I afterward learned the plan was for the party under Lincoln to engage the enemy, draw out a large body of [the British from Manhattan], and retreat, while in the meantime a part of Washington’s army was to march down the River road and cut off [the British] retreat unto [Manhattan]. This plan failed owing to the badness of the roads and bridges, so that the Army under Washington, who marched the whole night, were unable to arrive in season to accomplish their design. Of this arrangement, however, we poor soldiers were wholly ignorant, and seemed to be doomed to destruction. Many poor fellows lost their lives on that day, and many were wounded.

      Although I had no sleep for two nights, I had to watch with the wounded men in the night after the action. They were taken into a large house, the lower floor of which was covered by these poor fellows. The next morning, 4th of July, those that were so badly wounded as to be unable to ride in wagons, were carried in biers on the men’s shoulders, as the army marched that day up the river about 8 miles, and took post at Dobb’s Ferry. About 12 men were assigned to carry one man, and relieve each other at intervals. I assisted in moving one poor fellow who was shot through the body. He was a young man, appeared to be a fine fellow; and belonged to Gen. Washington’s Life Guard, most of who took part in the action. The day was very warm, and we had to rest him often, under the shade, and fan him with small bushes. He greatly lamented his fate, belonged to New Jersey, said that if he had minded his mother he should not have been in that dreadful situation. A number died on the march, and were simply buried by the roadside, being told that such a one had died, he said “It will be my turn next.” He, however, lived through the day, but I understood he afterwards died. What a dreadful thing is war!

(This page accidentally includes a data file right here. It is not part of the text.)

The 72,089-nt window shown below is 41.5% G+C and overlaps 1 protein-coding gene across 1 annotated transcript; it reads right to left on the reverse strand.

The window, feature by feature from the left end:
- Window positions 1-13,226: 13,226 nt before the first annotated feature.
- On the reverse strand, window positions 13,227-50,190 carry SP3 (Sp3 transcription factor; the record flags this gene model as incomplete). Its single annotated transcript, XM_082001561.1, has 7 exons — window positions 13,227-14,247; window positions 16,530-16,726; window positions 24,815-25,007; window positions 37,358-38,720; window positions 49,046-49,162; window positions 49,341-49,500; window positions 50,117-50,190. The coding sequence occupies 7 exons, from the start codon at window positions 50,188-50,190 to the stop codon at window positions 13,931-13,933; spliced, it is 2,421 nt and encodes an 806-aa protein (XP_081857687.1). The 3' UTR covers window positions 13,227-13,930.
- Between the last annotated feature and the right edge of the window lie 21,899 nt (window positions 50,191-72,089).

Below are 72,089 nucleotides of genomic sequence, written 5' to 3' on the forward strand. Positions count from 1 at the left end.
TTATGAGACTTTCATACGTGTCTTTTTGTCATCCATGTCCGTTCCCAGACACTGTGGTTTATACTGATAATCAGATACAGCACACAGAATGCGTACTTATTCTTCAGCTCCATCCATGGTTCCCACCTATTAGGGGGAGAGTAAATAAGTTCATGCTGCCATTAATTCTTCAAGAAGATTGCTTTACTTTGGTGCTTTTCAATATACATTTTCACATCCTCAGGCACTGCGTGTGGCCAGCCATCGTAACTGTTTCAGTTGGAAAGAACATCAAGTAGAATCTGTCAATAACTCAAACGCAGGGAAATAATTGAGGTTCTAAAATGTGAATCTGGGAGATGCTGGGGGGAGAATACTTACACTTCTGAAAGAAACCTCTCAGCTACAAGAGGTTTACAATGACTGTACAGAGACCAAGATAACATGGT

I sometimes think about this description as I look out the windows of the #1 elevated train traveling through Kingsbridge as this was the scene of action–as hard as that is to believe. Private Reddington above notes that Washington’s life guard was involved in the fight. This was Washington’s elite bodyguard corps of 50 men. This action in Kingsbridge on July 3rd was the cause of their worst ever day in terms of casualties. That gives you some idea of Washington’s involvement in this engagement.

      Washington never wrote about the events of this day in great detail–perhaps because it was a major disappointment to him. He had grandiose ambitions of taking back New York City. He was forced to scale back those ambitions and hoped to at least cut off and capture some of the British (many of whom were actually German Hessian soldiers fighting with the British). In the end, he did not even manage to do that.

      In this time (July, 1781) French cartographers drew maps of the Kingsbridge area, such as this one in the Library of Congress collection.

       

       

       

       

    • #1517
      mull0096
      Participant

      Great story of Kingsbridge–Who can remember The Old Bridge Tavern at the corner of 230th Street and Kingsbridge Ave.??

    • #1519
      ndembowski
      Keymaster

      While I do not remember it, we discussed it earlier and you can find the topic in the below link:

      https://kingsbridgehistoricalsociety.org/forums/topic/old-bridge-tavern/

      Do you remember anything about it?